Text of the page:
From swimming to singing: The Dolphin Show's unlikely origin
    Photos courtesy of the Northwestern University Archives and Zachary Baer. Production by Taylor Soppe / North by Northwestern.

    Northwestern’s student body has a knack for naming events after animals. We’ve got Wildcat Welcome Week — clearly modeled after Willie — and then there’s Dillo Day, which evolved from a Texan student group’s festival honoring the armored creatures.

    However, a third animal-titled event’s namesake may be shrouded in more mystery than others: The Dolphin Show. Every winter, when posters crop up for Carousel, The Wizard of Oz or this year’s production, Parade, I am puzzled by the connection between musicals and marine mammals. The answer wasn’t hard to find at the answer at Northwestern University Archives and it all lay in that first show seventy-one years ago.

    The origin of the Dolphin Show was unusual, beginning in the waters of the Patten Pool in 1939 when a men’s swimming team known as the Dolphin Club, held a water ballet performance as a fundraiser. The “Dolphin Show” proved to be a huge hit and became an annual event, and in 1949, expanded to include female swimmers — the Lorelei Club. The show program from 1949 boasted lavish acts such as: “The Chlorine Chlorines: nine tantalizing sophisticates in an unforgettable display of water wizardry, with special emphasis on their prodigious ability in naughty aquatic nymphry.”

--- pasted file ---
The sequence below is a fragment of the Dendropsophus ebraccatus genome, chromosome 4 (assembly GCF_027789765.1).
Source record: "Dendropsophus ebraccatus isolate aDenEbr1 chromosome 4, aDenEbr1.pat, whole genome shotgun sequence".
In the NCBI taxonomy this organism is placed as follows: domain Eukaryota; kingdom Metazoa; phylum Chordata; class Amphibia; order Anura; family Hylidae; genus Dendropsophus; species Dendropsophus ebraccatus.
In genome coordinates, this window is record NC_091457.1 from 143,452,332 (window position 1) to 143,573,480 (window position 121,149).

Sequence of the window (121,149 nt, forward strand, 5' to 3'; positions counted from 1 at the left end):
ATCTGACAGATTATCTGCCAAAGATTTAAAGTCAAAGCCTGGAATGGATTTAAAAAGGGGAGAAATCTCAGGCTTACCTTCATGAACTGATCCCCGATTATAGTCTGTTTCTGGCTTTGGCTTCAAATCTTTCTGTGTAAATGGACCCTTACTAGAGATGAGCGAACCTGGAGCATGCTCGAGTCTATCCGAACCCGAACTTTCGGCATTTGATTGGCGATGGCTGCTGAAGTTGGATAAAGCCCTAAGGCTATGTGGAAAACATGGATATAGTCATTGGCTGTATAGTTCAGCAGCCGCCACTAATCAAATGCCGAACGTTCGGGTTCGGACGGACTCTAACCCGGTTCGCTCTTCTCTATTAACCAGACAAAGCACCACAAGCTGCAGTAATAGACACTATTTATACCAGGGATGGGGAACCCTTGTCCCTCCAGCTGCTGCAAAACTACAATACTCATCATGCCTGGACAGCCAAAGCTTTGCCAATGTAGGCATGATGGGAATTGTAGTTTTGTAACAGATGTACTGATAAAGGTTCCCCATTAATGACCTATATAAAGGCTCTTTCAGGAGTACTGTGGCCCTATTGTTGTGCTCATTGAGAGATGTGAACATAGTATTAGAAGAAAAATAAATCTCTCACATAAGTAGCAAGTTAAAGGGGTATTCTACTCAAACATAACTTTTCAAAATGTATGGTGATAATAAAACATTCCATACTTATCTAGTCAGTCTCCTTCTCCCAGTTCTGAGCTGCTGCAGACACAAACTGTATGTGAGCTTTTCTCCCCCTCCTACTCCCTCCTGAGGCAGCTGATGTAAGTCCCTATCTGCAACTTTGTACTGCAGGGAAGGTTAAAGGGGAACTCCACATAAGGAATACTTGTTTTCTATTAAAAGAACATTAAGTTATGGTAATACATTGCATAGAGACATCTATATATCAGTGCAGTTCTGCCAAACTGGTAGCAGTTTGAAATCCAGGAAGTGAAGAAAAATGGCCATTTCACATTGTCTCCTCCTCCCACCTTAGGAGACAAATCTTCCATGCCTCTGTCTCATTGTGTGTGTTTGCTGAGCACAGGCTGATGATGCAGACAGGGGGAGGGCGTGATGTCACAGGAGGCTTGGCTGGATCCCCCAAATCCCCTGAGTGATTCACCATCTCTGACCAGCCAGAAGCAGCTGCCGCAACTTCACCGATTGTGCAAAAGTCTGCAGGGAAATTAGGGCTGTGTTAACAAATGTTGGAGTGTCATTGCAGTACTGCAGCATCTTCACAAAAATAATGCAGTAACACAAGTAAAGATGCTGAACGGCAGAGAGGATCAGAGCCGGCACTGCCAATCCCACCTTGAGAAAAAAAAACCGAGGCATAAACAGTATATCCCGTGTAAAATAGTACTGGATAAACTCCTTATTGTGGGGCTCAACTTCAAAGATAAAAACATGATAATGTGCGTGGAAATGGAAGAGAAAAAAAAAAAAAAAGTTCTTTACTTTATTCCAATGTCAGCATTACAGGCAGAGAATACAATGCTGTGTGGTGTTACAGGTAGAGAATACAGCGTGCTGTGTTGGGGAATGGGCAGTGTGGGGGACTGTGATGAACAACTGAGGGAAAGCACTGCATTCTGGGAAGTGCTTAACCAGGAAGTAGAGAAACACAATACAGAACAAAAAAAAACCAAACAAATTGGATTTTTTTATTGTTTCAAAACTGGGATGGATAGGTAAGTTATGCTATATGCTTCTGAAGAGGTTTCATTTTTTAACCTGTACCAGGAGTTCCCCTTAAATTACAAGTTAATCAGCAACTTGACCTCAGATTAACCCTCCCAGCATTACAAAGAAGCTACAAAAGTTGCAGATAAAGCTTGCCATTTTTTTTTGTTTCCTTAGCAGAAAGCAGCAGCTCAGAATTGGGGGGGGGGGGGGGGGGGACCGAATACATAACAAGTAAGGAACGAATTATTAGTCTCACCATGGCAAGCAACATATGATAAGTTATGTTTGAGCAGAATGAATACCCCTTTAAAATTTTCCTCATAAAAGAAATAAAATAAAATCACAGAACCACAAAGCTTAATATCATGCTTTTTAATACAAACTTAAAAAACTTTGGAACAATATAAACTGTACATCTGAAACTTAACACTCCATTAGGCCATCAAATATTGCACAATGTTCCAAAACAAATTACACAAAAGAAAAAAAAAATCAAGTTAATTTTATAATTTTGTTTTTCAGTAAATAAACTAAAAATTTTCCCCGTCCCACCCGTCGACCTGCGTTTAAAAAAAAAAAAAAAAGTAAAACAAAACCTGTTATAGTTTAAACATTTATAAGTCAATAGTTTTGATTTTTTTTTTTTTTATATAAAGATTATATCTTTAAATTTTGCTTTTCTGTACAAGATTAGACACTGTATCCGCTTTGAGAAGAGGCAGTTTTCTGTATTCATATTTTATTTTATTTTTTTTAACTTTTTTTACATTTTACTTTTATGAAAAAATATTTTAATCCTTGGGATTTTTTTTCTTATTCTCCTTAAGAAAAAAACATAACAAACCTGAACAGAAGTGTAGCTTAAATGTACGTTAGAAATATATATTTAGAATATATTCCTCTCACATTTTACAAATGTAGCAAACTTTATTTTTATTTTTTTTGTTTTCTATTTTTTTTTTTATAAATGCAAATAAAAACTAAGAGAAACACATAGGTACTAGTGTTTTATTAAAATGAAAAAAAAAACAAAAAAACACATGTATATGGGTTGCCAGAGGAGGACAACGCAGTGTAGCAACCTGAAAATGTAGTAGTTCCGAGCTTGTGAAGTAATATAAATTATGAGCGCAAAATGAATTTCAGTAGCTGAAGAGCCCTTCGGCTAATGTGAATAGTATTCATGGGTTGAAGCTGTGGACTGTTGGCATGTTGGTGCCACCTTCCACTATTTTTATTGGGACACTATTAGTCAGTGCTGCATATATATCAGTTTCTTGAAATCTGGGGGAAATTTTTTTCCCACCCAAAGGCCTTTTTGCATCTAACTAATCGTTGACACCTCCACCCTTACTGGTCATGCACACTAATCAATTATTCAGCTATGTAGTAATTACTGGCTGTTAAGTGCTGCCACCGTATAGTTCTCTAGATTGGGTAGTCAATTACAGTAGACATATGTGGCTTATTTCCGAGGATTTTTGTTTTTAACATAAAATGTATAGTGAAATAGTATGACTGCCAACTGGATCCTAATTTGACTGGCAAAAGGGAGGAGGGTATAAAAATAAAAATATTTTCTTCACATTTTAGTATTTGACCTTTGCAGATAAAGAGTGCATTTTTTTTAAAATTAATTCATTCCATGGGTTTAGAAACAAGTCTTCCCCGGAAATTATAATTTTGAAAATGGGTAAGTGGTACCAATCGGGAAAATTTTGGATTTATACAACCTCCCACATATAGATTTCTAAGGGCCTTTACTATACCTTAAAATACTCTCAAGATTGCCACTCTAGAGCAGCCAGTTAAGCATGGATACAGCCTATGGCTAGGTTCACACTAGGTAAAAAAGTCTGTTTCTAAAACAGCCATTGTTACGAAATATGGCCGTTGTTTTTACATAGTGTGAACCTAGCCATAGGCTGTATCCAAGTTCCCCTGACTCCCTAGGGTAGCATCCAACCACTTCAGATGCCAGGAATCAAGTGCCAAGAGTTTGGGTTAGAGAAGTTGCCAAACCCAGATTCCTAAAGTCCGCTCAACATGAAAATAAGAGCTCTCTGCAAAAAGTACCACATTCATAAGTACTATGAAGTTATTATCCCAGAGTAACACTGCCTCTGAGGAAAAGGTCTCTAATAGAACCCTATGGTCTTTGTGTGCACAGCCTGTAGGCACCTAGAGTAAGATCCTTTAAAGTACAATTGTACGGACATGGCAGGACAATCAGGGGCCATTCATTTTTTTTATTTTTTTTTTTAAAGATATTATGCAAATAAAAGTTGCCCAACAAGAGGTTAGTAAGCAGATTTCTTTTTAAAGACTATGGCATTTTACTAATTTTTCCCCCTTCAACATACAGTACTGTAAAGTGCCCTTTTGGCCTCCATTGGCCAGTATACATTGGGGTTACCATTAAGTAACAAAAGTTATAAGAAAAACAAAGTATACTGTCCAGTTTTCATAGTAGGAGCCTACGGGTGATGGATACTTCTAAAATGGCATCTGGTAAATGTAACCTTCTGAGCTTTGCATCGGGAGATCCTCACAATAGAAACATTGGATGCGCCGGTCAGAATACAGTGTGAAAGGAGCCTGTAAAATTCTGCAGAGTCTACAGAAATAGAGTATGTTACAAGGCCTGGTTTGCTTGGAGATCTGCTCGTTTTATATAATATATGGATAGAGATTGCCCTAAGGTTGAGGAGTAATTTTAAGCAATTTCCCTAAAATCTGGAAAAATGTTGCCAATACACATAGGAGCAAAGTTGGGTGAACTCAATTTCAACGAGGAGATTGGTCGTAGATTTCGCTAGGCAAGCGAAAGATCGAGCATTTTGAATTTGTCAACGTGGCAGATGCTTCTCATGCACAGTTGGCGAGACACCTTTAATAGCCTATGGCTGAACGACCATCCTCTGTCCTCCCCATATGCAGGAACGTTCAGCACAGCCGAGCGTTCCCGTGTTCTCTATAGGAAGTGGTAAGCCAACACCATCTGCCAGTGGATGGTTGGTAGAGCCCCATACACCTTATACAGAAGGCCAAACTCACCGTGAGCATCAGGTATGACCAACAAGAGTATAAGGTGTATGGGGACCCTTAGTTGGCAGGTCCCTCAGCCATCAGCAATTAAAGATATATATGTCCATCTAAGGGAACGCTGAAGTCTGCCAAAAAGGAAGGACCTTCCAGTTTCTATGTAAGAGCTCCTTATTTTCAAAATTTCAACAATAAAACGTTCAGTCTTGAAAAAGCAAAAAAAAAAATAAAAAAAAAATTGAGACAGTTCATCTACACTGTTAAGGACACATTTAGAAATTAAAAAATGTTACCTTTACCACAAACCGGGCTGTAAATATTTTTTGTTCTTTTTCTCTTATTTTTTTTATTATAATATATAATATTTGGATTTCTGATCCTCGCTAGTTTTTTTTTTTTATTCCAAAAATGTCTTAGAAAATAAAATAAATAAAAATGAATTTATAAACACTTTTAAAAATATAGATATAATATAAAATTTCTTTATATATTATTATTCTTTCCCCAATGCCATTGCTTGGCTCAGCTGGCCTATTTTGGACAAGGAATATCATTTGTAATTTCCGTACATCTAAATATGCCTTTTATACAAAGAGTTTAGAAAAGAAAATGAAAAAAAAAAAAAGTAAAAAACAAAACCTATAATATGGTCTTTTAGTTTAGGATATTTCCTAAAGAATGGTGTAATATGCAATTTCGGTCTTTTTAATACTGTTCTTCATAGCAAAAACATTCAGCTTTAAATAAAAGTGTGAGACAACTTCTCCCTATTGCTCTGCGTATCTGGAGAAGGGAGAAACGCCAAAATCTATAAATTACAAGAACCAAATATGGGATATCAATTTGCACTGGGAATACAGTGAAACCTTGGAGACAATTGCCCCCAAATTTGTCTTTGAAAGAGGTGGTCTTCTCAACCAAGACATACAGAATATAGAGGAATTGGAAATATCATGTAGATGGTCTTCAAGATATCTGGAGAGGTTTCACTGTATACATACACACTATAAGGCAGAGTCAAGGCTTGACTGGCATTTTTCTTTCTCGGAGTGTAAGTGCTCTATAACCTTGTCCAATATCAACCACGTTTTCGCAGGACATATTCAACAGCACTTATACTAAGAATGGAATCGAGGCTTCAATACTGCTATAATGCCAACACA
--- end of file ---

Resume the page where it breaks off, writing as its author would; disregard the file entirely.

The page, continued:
By 1948, the Dolphin Club was an exclusive campus group, initiating new members with as much fanfare as many Greek organizations do. Everything wasn’t smooth swimming, though. As the popularity of the show grew, so did the backlash against it. In 1949 and 1950, the Dolphin Club was repeatedly requested to not solicit advertising from any Evanston firms or businesses already advertising in the Daily Northwestern, the Purple Parrot, the Syllabus, the Waa-Mu Showbook and many other pre-established publications.

    The Dolphin Club, however, continued to hold strong, and in 1951, they produced Jambalaya, named after a Creole casserole dish. Jambalaya was so elaborate a performance — complete with battery-powered lights that lit up the legs of the synchronized swimmers — that the show elicited the recognition of Life magazine.

    The show moved to dry land in 1970, presenting Mame in Cahn Auditorium. And since then, the show has remained there, performing a wide array of musical productions. This year’s Parade tells the haunting story of a man wrongly convicted of murder.

    “When we found Parade, we all fell in love with the material. Not only is it a true story and a very compelling musical, but it never really got its shot on Broadway,” said Executive Producer of the Dolphin Show, Communication senior Zachary Baer. The show opened last weekend, with two more performances coming up on January 29th and 30th at 8 p.m. in Cahn Auditorium.


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